The advantages and disadvantages of internal recruitment
The advantages and disadvantages of internal recruitment are really important things to understand if you're running a small business. After all, good recruitment is the lifeblood of your company. No matter what else you have in place, when it comes down to it your business is nothing without the team that runs it. In fact, that’s often the most rewarding part of growing a business: recruiting a fantastic team from the ground up.
But first of all, let's get clear on the basics.
What is external recruitment?
External recruitment is the more traditional hiring approach - it involves sourcing candidates from outside of your business, perhaps using online jobs boards or a recruitment agency against internal recruitment to source candidates to put forward.
What is internal recruitment?
Internal recruitment, on the other hand, means searching within your own organisation in order to hire or promote current employees into a new role.
In this post, we’ll delve into the latter, showing you the positives and the pitfalls of hiring from within your existing talent pool.
What are the advantages of internal recruitment?
1. It helps you keep your best people
Promoting from within your own business sends a really strong message to the rest of your team. It tells them there are clear opportunities to advance within the company - that their time at work can be a career, rather than just a job.
You are far more likely to hold onto your best talent if they can see a clear path of progression within the organisation.
2. It’s less time, effort and money
External hiring is notoriously time-consuming, and it can be expensive too.
Our handy calculator gives an overview of the costs incurred when bringing someone new into the business. This can reach as much as £15,000 per hire if you take into consideration recruitment fees, new hardware and desk space.
One of the most obvious benefits of internal hiring is the reduction of these overheads, as well as the shorter time it takes to fill the position.
3. Shorter learning curve
Someone with a history of employment at your business will already have a solid grasp of your company’s working practices and processes. This should mean that the required learning time is significantly reduced compared to someone new joining the business.
An internal hire might even be able to turn their experiences from their previous role to your advantage, giving them crucial insights about how all the many components of your company fit together.
4. Proven cultural fit
Let’s not mince words. Two or three hours of interview time is rarely long enough to truly get to know someone. Every new hire you make has an element of risk attached to it - perhaps they are not quite the seamless cultural fit that you had hoped for.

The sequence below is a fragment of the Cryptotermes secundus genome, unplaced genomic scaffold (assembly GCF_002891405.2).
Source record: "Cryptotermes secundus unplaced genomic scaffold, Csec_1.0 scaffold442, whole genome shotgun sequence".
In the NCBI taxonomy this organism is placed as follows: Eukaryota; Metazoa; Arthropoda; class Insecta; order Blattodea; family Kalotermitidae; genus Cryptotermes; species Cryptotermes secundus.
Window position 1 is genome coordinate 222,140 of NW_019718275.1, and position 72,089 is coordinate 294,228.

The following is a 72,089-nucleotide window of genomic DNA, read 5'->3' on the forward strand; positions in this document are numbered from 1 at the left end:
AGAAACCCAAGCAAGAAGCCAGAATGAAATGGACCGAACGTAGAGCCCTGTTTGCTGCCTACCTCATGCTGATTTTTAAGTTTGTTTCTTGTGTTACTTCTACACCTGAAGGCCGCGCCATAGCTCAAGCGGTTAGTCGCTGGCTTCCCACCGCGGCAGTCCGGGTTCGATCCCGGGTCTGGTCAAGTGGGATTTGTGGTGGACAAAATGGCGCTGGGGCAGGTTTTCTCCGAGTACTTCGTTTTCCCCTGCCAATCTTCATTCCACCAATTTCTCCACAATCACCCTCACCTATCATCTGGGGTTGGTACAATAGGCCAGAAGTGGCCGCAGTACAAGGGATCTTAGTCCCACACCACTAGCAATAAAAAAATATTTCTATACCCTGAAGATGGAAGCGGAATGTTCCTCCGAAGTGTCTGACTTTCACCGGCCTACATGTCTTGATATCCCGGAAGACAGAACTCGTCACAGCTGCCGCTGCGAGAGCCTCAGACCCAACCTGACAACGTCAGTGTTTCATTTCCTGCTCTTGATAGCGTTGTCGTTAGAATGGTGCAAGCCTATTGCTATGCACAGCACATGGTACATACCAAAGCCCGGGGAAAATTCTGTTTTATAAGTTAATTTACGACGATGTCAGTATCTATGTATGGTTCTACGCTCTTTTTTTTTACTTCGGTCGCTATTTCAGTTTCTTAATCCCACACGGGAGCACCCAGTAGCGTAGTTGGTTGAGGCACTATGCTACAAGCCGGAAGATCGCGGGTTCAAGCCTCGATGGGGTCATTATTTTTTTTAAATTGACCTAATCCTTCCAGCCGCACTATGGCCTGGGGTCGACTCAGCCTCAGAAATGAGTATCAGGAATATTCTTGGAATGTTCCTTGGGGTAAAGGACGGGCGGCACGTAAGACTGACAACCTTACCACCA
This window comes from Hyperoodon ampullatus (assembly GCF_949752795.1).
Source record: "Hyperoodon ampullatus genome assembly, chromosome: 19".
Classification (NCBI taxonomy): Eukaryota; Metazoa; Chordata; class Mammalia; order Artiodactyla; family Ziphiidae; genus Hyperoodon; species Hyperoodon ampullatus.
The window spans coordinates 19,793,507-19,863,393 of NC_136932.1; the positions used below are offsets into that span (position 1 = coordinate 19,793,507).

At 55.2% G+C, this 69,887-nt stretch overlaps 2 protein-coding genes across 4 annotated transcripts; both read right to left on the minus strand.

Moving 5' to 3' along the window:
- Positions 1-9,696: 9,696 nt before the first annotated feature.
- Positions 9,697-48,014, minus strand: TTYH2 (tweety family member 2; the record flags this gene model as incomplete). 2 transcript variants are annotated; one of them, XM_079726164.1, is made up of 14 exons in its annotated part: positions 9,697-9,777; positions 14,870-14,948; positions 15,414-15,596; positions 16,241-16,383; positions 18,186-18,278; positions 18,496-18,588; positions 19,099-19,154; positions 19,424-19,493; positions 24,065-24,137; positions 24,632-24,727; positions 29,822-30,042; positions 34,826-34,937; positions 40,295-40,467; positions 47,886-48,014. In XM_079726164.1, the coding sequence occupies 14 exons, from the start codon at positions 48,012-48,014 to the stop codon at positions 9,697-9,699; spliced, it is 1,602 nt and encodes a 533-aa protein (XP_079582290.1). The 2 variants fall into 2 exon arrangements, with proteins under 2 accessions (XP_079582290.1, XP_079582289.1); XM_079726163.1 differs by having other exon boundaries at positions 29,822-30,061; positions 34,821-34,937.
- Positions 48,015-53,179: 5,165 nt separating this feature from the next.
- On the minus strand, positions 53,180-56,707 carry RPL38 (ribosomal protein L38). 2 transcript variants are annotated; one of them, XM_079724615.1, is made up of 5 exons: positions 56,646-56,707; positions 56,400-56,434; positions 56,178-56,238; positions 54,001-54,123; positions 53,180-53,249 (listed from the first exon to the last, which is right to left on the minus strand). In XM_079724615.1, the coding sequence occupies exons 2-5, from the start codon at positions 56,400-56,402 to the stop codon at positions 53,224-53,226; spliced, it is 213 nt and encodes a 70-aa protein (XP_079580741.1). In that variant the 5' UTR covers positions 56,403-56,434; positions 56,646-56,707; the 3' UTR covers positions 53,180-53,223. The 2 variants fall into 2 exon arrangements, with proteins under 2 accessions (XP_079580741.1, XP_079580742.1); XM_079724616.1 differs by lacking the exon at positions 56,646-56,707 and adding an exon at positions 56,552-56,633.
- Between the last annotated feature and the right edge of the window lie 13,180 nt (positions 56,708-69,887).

With an internal hire, you already know the candidate. You know exactly how they approach their work and there won’t be any culture-surprises waiting in store for you.
What are the disadvantages of internal recruitment?
1. Beware the echo chamber
If you rely too heavily on promoting from within the business, then you do run the risk of your working practices stagnating. New ideas and fresh perspectives are more likely to come from outside of your company, rather than within.
Whenever a new employee joins the business, they give the company a fresh pair of eyes. They aren’t part of the internal ‘thought-bubble’, and can provide some incredibly valuable insights.
2. Fast-growing companies can’t always hire internally
For small companies - or companies with ambitious growth targets - internal recruitment may simply not be an option. There might just not be a wide enough pool of internal candidates to choose from, and rapid growth may leave companies with no choice but to search further afield.
Making a success of internal recruitment
Looking to make a success of internal recruitment? Here are a few tips to help that process run smoothly.
1. Clarity is your ally
Be crystal clear about what the hiring process will be, as well as sharing accurate and precise expectations for the successful candidate. This will make it easier if you have to turn down an internal applicant who might not be suitable yet - they will be able to see exactly what they need to do to in order to make a successful application in the future.
2. Invest in your staff, and reap the benefits later
Be prepared to put some learning and development budget aside for your team members. This will empower them to take training into their hands, and encourage them to identify areas they’d like to work on and improve.
This benefits the company on two levels - firstly, you help your staff become better at their jobs. Secondly, they are likely to feel happier and more engaged in their career at your company.
If you believe in someone's attitude and propensity to learn, then why not invest in them and their future in the company? Hiring internally for some roles, especially at a mid-level, can be beneficial for everyone involved.
While you will eventually have to seek talent from further afield, don’t forget to make the most of the talent that’s already in the room - your current team.